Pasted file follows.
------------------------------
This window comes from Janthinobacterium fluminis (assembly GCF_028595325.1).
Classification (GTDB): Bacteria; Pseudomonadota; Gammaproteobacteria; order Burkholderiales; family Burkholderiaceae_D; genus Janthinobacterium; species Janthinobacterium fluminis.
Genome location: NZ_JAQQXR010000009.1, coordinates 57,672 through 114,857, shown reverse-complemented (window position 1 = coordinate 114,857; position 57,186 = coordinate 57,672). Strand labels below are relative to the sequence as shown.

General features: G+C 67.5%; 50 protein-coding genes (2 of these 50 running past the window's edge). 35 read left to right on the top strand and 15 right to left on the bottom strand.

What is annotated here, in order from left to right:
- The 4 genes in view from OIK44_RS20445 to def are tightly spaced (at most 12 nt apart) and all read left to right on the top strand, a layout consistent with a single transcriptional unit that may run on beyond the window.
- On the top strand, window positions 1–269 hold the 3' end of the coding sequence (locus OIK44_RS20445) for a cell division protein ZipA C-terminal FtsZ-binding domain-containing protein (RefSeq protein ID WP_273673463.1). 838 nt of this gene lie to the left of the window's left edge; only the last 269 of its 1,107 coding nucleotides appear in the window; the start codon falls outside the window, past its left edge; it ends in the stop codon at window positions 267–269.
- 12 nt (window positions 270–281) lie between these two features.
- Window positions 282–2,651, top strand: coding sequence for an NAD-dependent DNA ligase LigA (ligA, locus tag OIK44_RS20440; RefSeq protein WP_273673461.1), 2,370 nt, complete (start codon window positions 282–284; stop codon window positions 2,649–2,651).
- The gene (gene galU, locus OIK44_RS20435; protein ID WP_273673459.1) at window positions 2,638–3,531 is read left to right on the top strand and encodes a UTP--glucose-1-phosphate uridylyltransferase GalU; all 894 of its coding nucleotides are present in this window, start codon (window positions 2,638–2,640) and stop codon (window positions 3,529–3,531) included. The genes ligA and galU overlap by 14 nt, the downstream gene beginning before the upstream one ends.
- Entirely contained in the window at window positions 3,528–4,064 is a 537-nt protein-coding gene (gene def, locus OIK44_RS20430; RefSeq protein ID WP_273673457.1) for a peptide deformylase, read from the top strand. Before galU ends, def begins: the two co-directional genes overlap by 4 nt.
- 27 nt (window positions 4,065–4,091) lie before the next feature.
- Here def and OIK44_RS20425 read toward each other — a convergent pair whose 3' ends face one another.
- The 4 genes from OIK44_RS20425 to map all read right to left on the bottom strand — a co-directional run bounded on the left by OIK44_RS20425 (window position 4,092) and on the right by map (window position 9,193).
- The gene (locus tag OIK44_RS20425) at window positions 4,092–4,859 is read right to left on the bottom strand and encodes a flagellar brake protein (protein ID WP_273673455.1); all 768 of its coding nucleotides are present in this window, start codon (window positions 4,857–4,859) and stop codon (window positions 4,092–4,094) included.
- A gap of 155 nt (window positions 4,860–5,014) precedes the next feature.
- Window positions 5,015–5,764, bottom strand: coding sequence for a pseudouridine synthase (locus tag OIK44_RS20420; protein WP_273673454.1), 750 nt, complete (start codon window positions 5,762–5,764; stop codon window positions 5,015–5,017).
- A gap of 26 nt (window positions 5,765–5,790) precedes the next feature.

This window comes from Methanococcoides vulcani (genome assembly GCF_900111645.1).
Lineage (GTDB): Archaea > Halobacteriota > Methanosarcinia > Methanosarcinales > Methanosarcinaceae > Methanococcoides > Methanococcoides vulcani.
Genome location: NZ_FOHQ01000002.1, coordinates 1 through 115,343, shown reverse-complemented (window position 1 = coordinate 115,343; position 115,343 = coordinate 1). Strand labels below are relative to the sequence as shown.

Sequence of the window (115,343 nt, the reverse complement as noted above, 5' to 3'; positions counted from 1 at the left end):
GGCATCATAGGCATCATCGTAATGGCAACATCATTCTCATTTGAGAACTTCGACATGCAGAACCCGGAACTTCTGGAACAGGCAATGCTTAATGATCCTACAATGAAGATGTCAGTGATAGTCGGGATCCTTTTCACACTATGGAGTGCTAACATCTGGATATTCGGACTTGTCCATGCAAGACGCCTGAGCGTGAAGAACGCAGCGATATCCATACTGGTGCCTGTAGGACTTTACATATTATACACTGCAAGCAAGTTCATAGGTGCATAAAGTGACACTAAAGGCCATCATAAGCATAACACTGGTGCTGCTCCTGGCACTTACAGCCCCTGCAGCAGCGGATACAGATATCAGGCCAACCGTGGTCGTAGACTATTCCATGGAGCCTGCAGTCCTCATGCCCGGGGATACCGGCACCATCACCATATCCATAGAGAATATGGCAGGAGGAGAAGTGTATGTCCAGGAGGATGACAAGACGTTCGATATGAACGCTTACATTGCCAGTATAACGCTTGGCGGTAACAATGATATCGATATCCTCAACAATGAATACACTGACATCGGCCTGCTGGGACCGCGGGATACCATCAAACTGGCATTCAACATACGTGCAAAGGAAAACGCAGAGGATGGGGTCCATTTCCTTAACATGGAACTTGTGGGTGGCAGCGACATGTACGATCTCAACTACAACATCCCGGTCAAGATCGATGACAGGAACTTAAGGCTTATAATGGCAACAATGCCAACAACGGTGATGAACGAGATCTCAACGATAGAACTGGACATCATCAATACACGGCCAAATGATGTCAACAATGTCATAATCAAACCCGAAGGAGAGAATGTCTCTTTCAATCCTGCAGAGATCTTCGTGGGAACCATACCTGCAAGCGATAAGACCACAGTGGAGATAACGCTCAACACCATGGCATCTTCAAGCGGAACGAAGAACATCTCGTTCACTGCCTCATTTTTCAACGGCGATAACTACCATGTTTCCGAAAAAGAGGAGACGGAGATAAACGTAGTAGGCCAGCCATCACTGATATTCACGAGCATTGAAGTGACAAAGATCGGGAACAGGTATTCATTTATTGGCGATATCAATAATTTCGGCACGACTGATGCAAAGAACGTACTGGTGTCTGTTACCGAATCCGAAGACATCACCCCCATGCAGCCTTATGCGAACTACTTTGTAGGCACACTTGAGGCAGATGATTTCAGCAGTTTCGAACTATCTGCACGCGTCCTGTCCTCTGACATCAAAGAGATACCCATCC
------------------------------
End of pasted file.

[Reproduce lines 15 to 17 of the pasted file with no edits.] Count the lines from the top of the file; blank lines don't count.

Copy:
- The gene (locus tag OIK44_RS20425) at window positions 4,092–4,859 is read right to left on the bottom strand and encodes a flagellar brake protein (protein ID WP_273673455.1); all 768 of its coding nucleotides are present in this window, start codon (window positions 4,857–4,859) and stop codon (window positions 4,092–4,094) included.
- A gap of 155 nt (window positions 4,860–5,014) precedes the next feature.
- Window positions 5,015–5,764, bottom strand: coding sequence for a pseudouridine synthase (locus tag OIK44_RS20420; protein WP_273673454.1), 750 nt, complete (start codon window positions 5,762–5,764; stop codon window positions 5,015–5,017).